A U.S. astronaut and two Russian cosmonauts blasted off Tuesday in pre-dawn darkness, riding into orbit on a Soyuz craft emblazoned with the portrait of the first man in space in celebration of the 50th anniversary of Yuri Gagarin's historic flight.
As the Soyuz TMA-21 launched from the Baikonur cosmodrome as scheduled at 4:18 a.m. (2218 GMT), it turned the darkness into broad daylight for several moments and warmed the chilly steppe of Kazakhstan with a bright orange glow.
About nine minutes into the flight to the International Space Station, officials announced that the spacecraft had successfully reached orbit.
"They're feeling very good. They're very happy," said NASA astronaut Nicole Stott, who watched the launch from the viewing platform. Stott has been on two space flights, including the final mission of Space Shuttle Discovery, which landed March 9.
Live footage on NASA TV showed that a small stuffed dog hanging in front of the crew had begun to float, an indication of the weightlessness of space. The toy dog had been given to the Russian commander, Alexander Samokutyayev, by his daughter.
Mike Suffredini, head of NASA's International Space Station program, said the launch went off completely as planned.
"It was perfect, quite appropriate for the anniversary," he told The Associated Press at Baikonur.
The launch from Russia's cosmodrome in Kazakhstan was the first for Samokutyayev and Andrei Borisenko. The NASA astronaut traveling with them, Ron Garan, had made one previous trip into space, on a U.S. space shuttle mission in 2008.
They are to travel for two days before joining three other astronauts already aboard the orbiting space laboratory: Russia's Dmitry Kondratyev, NASA astronaut Catherine Coleman and Italy's Paolo Nespoli, who have been there since December.
Tuesday's launch was seven days shy of anniversaries of two space milestones: Gagarin's flight into orbit in 1961 from the same launch pad and the first flight of the U.S. space shuttle 20 years later.
Speaking to reporters the day before the launch, Garan noted how much space flight has changed since Gagarin was launched during the space race between the two Cold War superpowers.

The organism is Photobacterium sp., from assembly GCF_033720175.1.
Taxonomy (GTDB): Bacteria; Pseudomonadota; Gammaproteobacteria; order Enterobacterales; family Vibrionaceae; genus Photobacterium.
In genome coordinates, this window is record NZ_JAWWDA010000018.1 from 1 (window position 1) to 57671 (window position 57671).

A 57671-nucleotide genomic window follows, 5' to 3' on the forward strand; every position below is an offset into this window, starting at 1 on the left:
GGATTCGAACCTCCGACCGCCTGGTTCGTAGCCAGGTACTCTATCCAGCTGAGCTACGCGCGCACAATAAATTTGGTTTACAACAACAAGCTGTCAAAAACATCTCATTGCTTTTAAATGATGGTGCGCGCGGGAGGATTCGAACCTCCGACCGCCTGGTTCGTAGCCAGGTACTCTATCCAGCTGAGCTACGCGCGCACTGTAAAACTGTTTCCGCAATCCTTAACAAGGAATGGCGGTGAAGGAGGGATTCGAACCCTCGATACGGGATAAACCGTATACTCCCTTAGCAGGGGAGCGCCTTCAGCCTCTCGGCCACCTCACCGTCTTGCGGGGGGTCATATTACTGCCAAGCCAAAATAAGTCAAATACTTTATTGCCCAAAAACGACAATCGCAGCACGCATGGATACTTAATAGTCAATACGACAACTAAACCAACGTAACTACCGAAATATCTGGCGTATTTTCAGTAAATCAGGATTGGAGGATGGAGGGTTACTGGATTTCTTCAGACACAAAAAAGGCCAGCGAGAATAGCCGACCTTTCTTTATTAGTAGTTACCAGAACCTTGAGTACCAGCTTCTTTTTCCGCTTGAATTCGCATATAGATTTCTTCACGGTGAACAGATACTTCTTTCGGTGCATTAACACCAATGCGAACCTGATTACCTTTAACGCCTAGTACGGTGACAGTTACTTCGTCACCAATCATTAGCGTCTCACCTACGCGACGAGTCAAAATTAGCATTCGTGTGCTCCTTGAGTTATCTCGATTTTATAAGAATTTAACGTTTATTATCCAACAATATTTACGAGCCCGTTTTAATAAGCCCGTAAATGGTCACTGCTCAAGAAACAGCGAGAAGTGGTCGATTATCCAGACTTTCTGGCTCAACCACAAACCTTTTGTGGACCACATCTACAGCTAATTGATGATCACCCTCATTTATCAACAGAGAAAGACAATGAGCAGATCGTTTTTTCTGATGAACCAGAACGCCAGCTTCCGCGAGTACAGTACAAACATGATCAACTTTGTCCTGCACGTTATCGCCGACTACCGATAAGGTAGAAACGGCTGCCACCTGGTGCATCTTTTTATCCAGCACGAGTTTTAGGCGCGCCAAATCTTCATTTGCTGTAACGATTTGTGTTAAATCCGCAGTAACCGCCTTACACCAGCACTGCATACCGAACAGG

"Fifty years ago, one nation launched one man, basically as a competition," he said. "Today, the three of us represent the many nations of the international partnership that makes up the International Space Station."
In line with a now 50-year tradition, the crew earlier this week visited the cabin where Gagarin spent his last night before his flight. The American astronaut admitted getting "a little bit of chills" when he visited the cabin, where all the furniture and even Gagarin's personal belongings have been kept intact.
Russian spacecraft are normally austere in their design, carrying only an identifying number. The decision to name the current mission's spacecraft after Gagarin and decorate it with his portrait shows the reverence with which he is held in the Russian space industry. The Soyuz also was painted with Gagarin's now famous line as he headed for the launch pad: "Let's go!"
In his final message on Twitter before setting out on the six-month mission, Garan said:
"Thanks to everyone for all the words of encouragement. They really mean a great deal to me. Final preps are in work. We're ready!"
Garan wrote earlier Tuesday on Twitter that he had picked U2's "One" and Dire Straits' "Brothers in Arms" as music to listen to during the flight.
Garan's backup, Daniel Burbank, used Garan's Twitter account to post photos of the launch preparations.
One of them showed the American astronaut following a Baikonur tradition and leaving his name on the door of his hotel room.
Garan has promised to keep sending Twitter messages and blogging at Fragile Earth, a shared blog written by several astronauts.
NASA is retiring its 30-year-old space shuttle program with Shuttle Endeavor's flight April 19 and the final trip of Atlantis this summer. After that, Soyuz will be the only means to carry astronauts into space.
Suffredini said he has "absolutely all the confidence in the world that Soyuz is doing the job" but would like the U.S. "at some point to evolve to have its own capability in human's lowest orbit," which, he said, American scientists are working on.
A prospective successor to the space shuttle, Constellation, was canceled in October after President Barack Obama proposed eliminating public funds for the program and attracting corporate money to develop a replacement.